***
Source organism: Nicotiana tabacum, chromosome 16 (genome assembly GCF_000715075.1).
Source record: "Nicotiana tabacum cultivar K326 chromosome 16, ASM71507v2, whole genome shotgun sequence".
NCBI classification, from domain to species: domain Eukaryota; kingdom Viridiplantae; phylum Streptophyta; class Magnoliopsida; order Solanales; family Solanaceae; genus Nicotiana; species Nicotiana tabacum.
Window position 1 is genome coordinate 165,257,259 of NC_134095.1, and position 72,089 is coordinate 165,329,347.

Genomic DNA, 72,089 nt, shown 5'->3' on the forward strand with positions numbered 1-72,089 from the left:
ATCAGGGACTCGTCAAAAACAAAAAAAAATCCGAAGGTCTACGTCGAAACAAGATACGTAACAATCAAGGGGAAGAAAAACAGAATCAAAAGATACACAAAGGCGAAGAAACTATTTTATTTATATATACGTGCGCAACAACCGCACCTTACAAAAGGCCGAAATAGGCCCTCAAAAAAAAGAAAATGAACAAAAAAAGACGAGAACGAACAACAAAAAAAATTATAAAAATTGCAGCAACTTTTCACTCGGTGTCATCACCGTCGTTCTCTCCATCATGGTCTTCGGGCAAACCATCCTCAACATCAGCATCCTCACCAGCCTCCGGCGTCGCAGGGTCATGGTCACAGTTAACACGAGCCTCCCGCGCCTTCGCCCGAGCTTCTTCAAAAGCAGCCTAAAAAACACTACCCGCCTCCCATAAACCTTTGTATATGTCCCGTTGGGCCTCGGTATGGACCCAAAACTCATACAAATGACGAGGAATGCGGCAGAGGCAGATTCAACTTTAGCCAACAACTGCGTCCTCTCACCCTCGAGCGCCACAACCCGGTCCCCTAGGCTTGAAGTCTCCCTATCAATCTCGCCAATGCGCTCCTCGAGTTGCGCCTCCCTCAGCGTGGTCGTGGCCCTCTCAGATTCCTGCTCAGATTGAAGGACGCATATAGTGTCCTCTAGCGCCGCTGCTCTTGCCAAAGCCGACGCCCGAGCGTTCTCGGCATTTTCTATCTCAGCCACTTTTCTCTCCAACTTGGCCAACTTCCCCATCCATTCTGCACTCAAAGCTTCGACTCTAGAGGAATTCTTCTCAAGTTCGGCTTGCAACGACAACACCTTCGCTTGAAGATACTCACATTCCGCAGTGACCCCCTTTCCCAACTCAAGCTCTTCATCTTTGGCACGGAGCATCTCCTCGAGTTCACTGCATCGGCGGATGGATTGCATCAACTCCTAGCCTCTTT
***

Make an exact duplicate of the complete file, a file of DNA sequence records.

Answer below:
Source organism: Nicotiana tabacum, chromosome 16 (genome assembly GCF_000715075.1).
Source record: "Nicotiana tabacum cultivar K326 chromosome 16, ASM71507v2, whole genome shotgun sequence".
NCBI classification, from domain to species: domain Eukaryota; kingdom Viridiplantae; phylum Streptophyta; class Magnoliopsida; order Solanales; family Solanaceae; genus Nicotiana; species Nicotiana tabacum.
Window position 1 is genome coordinate 165,257,259 of NC_134095.1, and position 72,089 is coordinate 165,329,347.

Genomic DNA, 72,089 nt, shown 5'->3' on the forward strand with positions numbered 1-72,089 from the left:
ATCAGGGACTCGTCAAAAACAAAAAAAAATCCGAAGGTCTACGTCGAAACAAGATACGTAACAATCAAGGGGAAGAAAAACAGAATCAAAAGATACACAAAGGCGAAGAAACTATTTTATTTATATATACGTGCGCAACAACCGCACCTTACAAAAGGCCGAAATAGGCCCTCAAAAAAAAGAAAATGAACAAAAAAAGACGAGAACGAACAACAAAAAAAATTATAAAAATTGCAGCAACTTTTCACTCGGTGTCATCACCGTCGTTCTCTCCATCATGGTCTTCGGGCAAACCATCCTCAACATCAGCATCCTCACCAGCCTCCGGCGTCGCAGGGTCATGGTCACAGTTAACACGAGCCTCCCGCGCCTTCGCCCGAGCTTCTTCAAAAGCAGCCTAAAAAACACTACCCGCCTCCCATAAACCTTTGTATATGTCCCGTTGGGCCTCGGTATGGACCCAAAACTCATACAAATGACGAGGAATGCGGCAGAGGCAGATTCAACTTTAGCCAACAACTGCGTCCTCTCACCCTCGAGCGCCACAACCCGGTCCCCTAGGCTTGAAGTCTCCCTATCAATCTCGCCAATGCGCTCCTCGAGTTGCGCCTCCCTCAGCGTGGTCGTGGCCCTCTCAGATTCCTGCTCAGATTGAAGGACGCATATAGTGTCCTCTAGCGCCGCTGCTCTTGCCAAAGCCGACGCCCGAGCGTTCTCGGCATTTTCTATCTCAGCCACTTTTCTCTCCAACTTGGCCAACTTCCCCATCCATTCTGCACTCAAAGCTTCGACTCTAGAGGAATTCTTCTCAAGTTCGGCTTGCAACGACAACACCTTCGCTTGAAGATACTCACATTCCGCAGTGACCCCCTTTCCCAACTCAAGCTCTTCATCTTTGGCACGGAGCATCTCCTCGAGTTCACTGCATCGGCGGATGGATTGCATCAACTCCTAGCCTCTTT